The body of sin (to swma thv amartiav). Swma in earlier classical usage signifies a corpse. So always in Homer and often in later Greek. So in the New Testament, Matt. vi. 25; Mark v. 29; xiv. 8; xv. 43. It is used of men as slaves, Apoc. xviii. 13. Also in classical Greek of the sum-total. So Plato: to tou kosmou swma the sum-total of the world ("Timaeus," 31). The meaning is tinged in some cases by the fact of the vital union of the body with the immaterial nature, as being animated by the yuxh soul, the principle of individual life. Thus Matt. vi. 25, where the two are conceived as forming one organism, so that the material ministries which are predicated of the one are predicated of the other, and the meanings of the two merge into one another.

    In Paul it can scarcely be said to be used of a dead body, except in a figurative sense, as Rom. viii. 10, or by inference, 2 Cor. v. 8. Commonly of a living body. It occurs with yuch soul, only 1 Thessalonians v. 23, and there its distinction from yuch rather than its union with it is implied. So in Matt. x. 28, though even there the distinction includes the two as one personality. It is used by Paul:

    1. Of the living human body, Rom. iv. 19; 1 Cor. vi. 13; ix. 27; xii. 12-26.

    2. Of the Church as the body of Christ, Rom. xii. 5; 1 Corinthians xii. 27; Eph. i. 23; Col. i. 18, etc. Sarx flesh, never in this sense.

    3. Of plants and heavenly bodies, 1 Cor. xv. 37, 40.

    4. Of the glorified body of Christ, Philip. iii. 21.

    5. Of the spiritual body of risen believers, 1 Cor. xv. 44. It is distinguished from sarx flesh, as not being limited to the organism of an earthly, living body, 1 Cor. xv. 37, 38. It is the material organism apart from any definite matter. It is however sometimes used as practically synonymous with sarx, 1 Cor. vii. 16, 17; Eph. v. 28, 31; 2 Corinthians iv. 10, 11. Compare 1 Cor. v. 3 with Col. ii. 5. An ethical conception attaches to it. It is alternated with melh members, and the two are associated with sin (Rom. i. 24; vi. 6; vii. 5, 24; viii. 13; Col. iii. 5), and with sanctification (Rom. xii. 1; 1 Cor. vi. 19 sq.; compare 1 Thess. iv. 4; v. 23). It is represented as mortal, Rom. viii. 11; 2 Cor. x. 10; and as capable of life, 1 Corinthians xiii. 3; 2 Cor. iv. 10.

    In common with melh members, it is the instrument of feeling and willing rather than sarx, because the object in such cases is to designate the body not definitely as earthly, but generally as organic, Rom. vi. 12, 13, 19; 2 Corinthians v. 10. Hence, wherever it is viewed with reference to sin or sanctification, it is the outward organ for the execution of the good or bad resolves of the will.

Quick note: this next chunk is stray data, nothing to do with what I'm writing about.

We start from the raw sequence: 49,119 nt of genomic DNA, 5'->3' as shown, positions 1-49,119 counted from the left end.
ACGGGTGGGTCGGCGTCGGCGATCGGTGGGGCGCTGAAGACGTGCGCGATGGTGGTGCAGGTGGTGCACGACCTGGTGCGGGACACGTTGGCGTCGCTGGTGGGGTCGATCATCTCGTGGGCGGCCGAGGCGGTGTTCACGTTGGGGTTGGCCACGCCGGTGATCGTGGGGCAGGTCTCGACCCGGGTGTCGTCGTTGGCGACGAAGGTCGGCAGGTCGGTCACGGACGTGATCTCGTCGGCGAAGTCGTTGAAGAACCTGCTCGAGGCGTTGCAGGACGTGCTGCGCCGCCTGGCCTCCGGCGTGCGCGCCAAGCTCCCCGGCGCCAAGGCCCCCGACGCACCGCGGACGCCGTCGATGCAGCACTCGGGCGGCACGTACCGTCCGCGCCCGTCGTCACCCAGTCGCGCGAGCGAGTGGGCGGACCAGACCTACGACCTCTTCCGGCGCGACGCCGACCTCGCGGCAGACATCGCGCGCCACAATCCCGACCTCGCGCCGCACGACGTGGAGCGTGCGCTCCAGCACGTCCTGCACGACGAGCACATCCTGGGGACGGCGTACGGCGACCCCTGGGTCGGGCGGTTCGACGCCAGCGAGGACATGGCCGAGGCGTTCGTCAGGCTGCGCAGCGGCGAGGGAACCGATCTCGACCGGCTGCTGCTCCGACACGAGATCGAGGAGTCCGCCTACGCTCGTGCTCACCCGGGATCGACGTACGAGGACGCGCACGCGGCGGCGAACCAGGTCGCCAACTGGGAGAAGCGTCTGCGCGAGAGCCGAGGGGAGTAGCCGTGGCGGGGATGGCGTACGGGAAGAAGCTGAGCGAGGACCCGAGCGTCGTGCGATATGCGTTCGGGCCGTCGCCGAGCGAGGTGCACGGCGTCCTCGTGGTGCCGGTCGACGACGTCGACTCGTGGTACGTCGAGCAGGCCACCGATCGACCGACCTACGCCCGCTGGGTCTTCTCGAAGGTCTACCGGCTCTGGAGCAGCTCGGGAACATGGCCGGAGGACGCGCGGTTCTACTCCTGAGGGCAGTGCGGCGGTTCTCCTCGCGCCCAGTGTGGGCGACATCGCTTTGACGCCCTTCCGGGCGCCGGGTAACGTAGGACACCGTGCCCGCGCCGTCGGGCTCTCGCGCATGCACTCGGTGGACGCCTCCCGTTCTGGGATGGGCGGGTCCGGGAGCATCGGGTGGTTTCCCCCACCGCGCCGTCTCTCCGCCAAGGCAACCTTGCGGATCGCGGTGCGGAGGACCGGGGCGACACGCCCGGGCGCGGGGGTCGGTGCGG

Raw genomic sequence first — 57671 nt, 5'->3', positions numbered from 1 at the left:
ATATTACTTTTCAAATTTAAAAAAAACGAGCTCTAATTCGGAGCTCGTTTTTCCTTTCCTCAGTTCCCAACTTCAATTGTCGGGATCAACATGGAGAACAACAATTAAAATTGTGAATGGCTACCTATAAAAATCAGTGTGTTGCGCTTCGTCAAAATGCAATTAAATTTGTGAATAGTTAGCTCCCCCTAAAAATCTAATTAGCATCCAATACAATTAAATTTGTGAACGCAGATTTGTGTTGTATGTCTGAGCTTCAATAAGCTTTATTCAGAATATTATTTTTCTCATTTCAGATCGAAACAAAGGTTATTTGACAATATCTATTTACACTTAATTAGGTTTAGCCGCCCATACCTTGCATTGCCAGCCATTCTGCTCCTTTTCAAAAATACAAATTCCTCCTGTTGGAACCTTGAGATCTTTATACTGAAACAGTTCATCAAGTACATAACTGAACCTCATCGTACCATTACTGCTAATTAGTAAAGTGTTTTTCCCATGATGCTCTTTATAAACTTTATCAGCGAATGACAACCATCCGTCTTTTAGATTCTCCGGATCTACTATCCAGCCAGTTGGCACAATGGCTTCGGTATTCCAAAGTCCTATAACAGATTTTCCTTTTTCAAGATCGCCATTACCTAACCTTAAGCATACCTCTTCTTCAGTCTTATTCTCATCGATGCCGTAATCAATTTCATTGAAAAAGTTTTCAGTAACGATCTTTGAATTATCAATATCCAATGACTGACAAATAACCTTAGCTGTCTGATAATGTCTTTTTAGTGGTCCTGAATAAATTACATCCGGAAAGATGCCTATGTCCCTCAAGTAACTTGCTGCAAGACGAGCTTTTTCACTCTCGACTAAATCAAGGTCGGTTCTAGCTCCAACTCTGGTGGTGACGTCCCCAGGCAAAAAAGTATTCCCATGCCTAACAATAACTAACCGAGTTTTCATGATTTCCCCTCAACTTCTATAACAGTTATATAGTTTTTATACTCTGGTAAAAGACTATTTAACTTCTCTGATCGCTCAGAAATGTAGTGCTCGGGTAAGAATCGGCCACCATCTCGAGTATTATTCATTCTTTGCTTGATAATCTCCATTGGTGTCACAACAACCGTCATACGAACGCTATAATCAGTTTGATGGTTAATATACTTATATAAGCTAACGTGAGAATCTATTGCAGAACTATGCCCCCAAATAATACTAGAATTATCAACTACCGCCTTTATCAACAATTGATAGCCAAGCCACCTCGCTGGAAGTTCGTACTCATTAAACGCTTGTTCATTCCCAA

The phrase body of sin denotes the body belonging to, or ruled by, the power of sin, in which the members are instruments of unrighteousness (ver. 13). Not the body as containing the principle of evil in our humanity, since Paul does not regard sin as inherent in, and inseparable from, the body (see ver. 13; 2 Cor. iv. 10-12; vii. 1. Compare Matt. xv. 19), nor as precisely identical with the old man, an organism or system of evil dispositions, which does not harmonize with vers. 12, 13, where Paul uses body in the strict sense. "Sin is conceived as the master, to whom the body as slave belongs and is obedient to execute its will. As the slave must perform his definite functions, not because he in himself can perform no others, but because of His actually subsistent relationship of service he may perform no others, while of himself he might belong as well to another master and render other services; so the earthly swma body belongs not of itself to the aJmartia sin, but may just as well belong to the Lord (1 Corinthians vi. 13), and doubtless it is de facto enslaved to sin, so long as a redemption from this state has not set in by virtue of the divine Spirit" (Rom. vii. 24; Dickson).

    Destroyed. See on iii. 3.

    He that is dead (o apoqanwn). Rev., literally, he that hath died. In a physical sense. Death and its consequences are used as the general illustration of the spiritual truth. It is a habit of Paul to throw in such general illustrations. See vii. 2.

    Robertson's NT Word Studies

    6:6 {Our old man} (ho palaios hemwn anqrwpos). Only in Paul (here, #Col 3:9; Eph 4:22). {Was crucified with him} (sunestaur"th). See on Ga 2:19 for this boldly picturesque word. this took place not at baptism, but only pictured there. It took place when "we died to Sin" (verse #1). {The body of Sin} (to swma ts hamartias). "The body of which Sin has taken possession" (Sanday and Headlam), the body marked by Sin. {That so we should no longer be in bondage to Sin} (tou meketi douleuein hemas tei hamartiai). Purpose clause with tou and the present active infinitive of douleuw, continue serving Sin (as slaves). Adds "slavery" to living in Sin (verse #2).

    CHAPTERS: 1, 2, 3, 4, 5, 6, 7, 8, 9, 10, 11, 12, 13, 14, 15, 16
    VERSES: 1, 2, 3, 4, 5, 6, 7, 8, 9, 10, 11, 12, 13, 14, 15, 16, 17, 18, 19, 20, 21, 22, 23